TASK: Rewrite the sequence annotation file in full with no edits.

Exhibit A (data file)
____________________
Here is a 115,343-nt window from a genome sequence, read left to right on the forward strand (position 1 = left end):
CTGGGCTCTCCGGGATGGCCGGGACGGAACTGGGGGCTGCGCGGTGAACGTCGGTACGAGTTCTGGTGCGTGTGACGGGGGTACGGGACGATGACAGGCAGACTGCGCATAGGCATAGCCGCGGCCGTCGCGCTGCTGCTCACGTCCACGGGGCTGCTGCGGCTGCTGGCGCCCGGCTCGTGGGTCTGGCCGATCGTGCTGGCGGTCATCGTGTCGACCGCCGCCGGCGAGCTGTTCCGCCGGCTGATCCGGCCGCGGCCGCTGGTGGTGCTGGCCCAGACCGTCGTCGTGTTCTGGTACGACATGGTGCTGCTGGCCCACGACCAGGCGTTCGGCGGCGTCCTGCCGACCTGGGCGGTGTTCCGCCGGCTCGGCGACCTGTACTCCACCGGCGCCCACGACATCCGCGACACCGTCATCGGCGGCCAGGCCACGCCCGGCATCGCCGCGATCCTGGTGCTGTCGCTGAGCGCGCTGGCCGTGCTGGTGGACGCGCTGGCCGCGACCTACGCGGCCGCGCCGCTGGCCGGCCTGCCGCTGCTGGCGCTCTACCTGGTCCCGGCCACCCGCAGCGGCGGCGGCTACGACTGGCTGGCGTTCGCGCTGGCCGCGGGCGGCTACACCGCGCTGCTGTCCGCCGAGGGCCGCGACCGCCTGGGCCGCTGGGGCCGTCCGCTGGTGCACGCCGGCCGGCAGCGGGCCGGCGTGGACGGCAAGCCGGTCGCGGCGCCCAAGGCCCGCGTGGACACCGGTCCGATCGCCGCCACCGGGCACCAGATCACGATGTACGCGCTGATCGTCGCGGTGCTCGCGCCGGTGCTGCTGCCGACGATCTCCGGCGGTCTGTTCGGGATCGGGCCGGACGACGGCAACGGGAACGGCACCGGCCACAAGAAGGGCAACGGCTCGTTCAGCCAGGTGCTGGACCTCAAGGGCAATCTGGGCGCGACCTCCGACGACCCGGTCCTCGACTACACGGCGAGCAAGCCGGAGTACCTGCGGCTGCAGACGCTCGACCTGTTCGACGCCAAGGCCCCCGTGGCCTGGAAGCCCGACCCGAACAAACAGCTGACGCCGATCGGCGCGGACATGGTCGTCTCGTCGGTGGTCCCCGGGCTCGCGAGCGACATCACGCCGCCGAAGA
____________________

Here is a 115,343-nt window from a genome sequence, read left to right on the forward strand (position 1 = left end):
CTGGGCTCTCCGGGATGGCCGGGACGGAACTGGGGGCTGCGCGGTGAACGTCGGTACGAGTTCTGGTGCGTGTGACGGGGGTACGGGACGATGACAGGCAGACTGCGCATAGGCATAGCCGCGGCCGTCGCGCTGCTGCTCACGTCCACGGGGCTGCTGCGGCTGCTGGCGCCCGGCTCGTGGGTCTGGCCGATCGTGCTGGCGGTCATCGTGTCGACCGCCGCCGGCGAGCTGTTCCGCCGGCTGATCCGGCCGCGGCCGCTGGTGGTGCTGGCCCAGACCGTCGTCGTGTTCTGGTACGACATGGTGCTGCTGGCCCACGACCAGGCGTTCGGCGGCGTCCTGCCGACCTGGGCGGTGTTCCGCCGGCTCGGCGACCTGTACTCCACCGGCGCCCACGACATCCGCGACACCGTCATCGGCGGCCAGGCCACGCCCGGCATCGCCGCGATCCTGGTGCTGTCGCTGAGCGCGCTGGCCGTGCTGGTGGACGCGCTGGCCGCGACCTACGCGGCCGCGCCGCTGGCCGGCCTGCCGCTGCTGGCGCTCTACCTGGTCCCGGCCACCCGCAGCGGCGGCGGCTACGACTGGCTGGCGTTCGCGCTGGCCGCGGGCGGCTACACCGCGCTGCTGTCCGCCGAGGGCCGCGACCGCCTGGGCCGCTGGGGCCGTCCGCTGGTGCACGCCGGCCGGCAGCGGGCCGGCGTGGACGGCAAGCCGGTCGCGGCGCCCAAGGCCCGCGTGGACACCGGTCCGATCGCCGCCACCGGGCACCAGATCACGATGTACGCGCTGATCGTCGCGGTGCTCGCGCCGGTGCTGCTGCCGACGATCTCCGGCGGTCTGTTCGGGATCGGGCCGGACGACGGCAACGGGAACGGCACCGGCCACAAGAAGGGCAACGGCTCGTTCAGCCAGGTGCTGGACCTCAAGGGCAATCTGGGCGCGACCTCCGACGACCCGGTCCTCGACTACACGGCGAGCAAGCCGGAGTACCTGCGGCTGCAGACGCTCGACCTGTTCGACGCCAAGGCCCCCGTGGCCTGGAAGCCCGACCCGAACAAACAGCTGACGCCGATCGGCGCGGACATGGTCGTCTCGTCGGTGGTCCCCGGGCTCGCGAGCGACATCACGCCGCCGAAGA